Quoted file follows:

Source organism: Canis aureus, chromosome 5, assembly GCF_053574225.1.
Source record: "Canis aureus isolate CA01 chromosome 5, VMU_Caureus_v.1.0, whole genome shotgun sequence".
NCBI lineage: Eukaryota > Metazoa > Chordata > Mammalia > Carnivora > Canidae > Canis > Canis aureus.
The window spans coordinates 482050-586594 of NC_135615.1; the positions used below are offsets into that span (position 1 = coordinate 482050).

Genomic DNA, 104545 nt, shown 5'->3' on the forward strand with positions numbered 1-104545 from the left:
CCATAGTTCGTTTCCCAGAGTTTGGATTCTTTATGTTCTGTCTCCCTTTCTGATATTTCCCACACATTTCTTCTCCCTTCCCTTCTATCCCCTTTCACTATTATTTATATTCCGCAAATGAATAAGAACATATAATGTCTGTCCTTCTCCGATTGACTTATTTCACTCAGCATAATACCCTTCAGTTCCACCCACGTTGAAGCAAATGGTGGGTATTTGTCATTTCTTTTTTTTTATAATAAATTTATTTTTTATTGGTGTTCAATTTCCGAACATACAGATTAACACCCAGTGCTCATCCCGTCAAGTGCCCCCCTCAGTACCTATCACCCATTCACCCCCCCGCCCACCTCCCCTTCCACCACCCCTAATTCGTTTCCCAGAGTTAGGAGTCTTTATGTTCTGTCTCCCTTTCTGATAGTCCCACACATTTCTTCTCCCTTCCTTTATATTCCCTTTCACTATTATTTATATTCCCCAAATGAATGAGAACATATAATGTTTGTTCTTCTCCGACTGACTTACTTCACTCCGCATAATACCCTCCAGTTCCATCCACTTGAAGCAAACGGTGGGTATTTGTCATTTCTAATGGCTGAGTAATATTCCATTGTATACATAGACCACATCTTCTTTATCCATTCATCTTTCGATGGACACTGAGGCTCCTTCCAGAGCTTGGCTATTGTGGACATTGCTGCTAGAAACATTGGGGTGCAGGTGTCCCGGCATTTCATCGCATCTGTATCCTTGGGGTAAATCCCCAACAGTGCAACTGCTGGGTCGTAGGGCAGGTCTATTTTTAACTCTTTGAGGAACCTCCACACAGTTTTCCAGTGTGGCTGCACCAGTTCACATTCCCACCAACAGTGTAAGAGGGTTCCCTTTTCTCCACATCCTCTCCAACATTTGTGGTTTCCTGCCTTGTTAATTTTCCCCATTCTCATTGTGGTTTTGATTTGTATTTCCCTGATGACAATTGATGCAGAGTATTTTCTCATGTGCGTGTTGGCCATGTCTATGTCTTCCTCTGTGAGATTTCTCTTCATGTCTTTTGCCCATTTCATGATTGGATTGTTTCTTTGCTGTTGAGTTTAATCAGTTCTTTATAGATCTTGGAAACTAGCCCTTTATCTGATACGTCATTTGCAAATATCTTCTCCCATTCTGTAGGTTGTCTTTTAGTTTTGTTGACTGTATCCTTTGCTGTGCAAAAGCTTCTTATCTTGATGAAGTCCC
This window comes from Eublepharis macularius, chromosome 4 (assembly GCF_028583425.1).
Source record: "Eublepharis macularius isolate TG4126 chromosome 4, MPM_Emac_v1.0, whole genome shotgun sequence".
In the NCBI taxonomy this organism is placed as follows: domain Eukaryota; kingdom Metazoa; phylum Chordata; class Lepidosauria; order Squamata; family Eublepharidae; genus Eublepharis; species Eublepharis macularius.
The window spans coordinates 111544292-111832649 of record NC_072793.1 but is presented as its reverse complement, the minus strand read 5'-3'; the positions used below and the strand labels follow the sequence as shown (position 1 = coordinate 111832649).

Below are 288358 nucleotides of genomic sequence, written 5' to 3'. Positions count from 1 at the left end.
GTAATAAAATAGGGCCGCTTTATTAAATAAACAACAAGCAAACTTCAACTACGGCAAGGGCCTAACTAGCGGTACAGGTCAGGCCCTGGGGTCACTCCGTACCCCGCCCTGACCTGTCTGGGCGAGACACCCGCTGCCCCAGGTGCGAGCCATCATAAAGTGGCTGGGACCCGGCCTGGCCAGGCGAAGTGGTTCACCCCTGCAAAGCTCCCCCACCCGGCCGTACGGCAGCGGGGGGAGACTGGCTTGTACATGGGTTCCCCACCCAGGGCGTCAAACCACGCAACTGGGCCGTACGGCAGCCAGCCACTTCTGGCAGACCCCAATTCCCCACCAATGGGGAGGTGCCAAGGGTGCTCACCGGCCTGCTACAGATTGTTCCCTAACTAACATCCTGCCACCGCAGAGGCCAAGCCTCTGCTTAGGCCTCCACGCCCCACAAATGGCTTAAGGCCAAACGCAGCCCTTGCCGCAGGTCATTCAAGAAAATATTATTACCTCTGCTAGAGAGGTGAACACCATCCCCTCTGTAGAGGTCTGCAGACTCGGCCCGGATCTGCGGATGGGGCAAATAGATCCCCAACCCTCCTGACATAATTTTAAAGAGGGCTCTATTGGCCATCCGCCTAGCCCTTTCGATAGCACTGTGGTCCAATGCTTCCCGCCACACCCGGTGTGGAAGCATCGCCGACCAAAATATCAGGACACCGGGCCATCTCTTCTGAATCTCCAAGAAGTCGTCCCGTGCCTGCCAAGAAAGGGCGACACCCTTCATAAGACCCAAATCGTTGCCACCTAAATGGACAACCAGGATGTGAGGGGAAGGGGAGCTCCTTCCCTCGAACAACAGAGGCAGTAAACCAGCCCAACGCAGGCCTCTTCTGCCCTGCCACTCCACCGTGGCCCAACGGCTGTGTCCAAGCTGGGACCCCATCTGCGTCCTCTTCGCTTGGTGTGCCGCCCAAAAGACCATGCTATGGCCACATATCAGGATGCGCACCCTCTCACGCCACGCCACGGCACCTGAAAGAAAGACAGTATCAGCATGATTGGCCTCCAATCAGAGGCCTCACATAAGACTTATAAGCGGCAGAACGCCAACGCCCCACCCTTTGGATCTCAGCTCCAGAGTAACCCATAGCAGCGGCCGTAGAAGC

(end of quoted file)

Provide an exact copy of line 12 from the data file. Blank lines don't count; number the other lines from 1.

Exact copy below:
GTAATAAAATAGGGCCGCTTTATTAAATAAACAACAAGCAAACTTCAACTACGGCAAGGGCCTAACTAGCGGTACAGGTCAGGCCCTGGGGTCACTCCGTACCCCGCCCTGACCTGTCTGGGCGAGACACCCGCTGCCCCAGGTGCGAGCCATCATAAAGTGGCTGGGACCCGGCCTGGCCAGGCGAAGTGGTTCACCCCTGCAAAGCTCCCCCACCCGGCCGTACGGCAGCGGGGGGAGACTGGCTTGTACATGGGTTCCCCACCCAGGGCGTCAAACCACGCAACTGGGCCGTACGGCAGCCAGCCACTTCTGGCAGACCCCAATTCCCCACCAATGGGGAGGTGCCAAGGGTGCTCACCGGCCTGCTACAGATTGTTCCCTAACTAACATCCTGCCACCGCAGAGGCCAAGCCTCTGCTTAGGCCTCCACGCCCCACAAATGGCTTAAGGCCAAACGCAGCCCTTGCCGCAGGTCATTCAAGAAAATATTATTACCTCTGCTAGAGAGGTGAACACCATCCCCTCTGTAGAGGTCTGCAGACTCGGCCCGGATCTGCGGATGGGGCAAATAGATCCCCAACCCTCCTGACATAATTTTAAAGAGGGCTCTATTGGCCATCCGCCTAGCCCTTTCGATAGCACTGTGGTCCAATGCTTCCCGCCACACCCGGTGTGGAAGCATCGCCGACCAAAATATCAGGACACCGGGCCATCTCTTCTGAATCTCCAAGAAGTCGTCCCGTGCCTGCCAAGAAAGGGCGACACCCTTCATAAGACCCAAATCGTTGCCACCTAAATGGACAACCAGGATGTGAGGGGAAGGGGAGCTCCTTCCCTCGAACAACAGAGGCAGTAAACCAGCCCAACGCAGGCCTCTTCTGCCCTGCCACTCCACCGTGGCCCAACGGCTGTGTCCAAGCTGGGACCCCATCTGCGTCCTCTTCGCTTGGTGTGCCGCCCAAAAGACCATGCTATGGCCACATATCAGGATGCGCACCCTCTCACGCCACGCCACGGCACCTGAAAGAAAGACAGTATCAGCATGATTGGCCTCCAATCAGAGGCCTCACATAAGACTTATAAGCGGCAGAACGCCAACGCCCCACCCTTTGGATCTCAGCTCCAGAGTAACCCATAGCAGCGGCCGTAGAAGC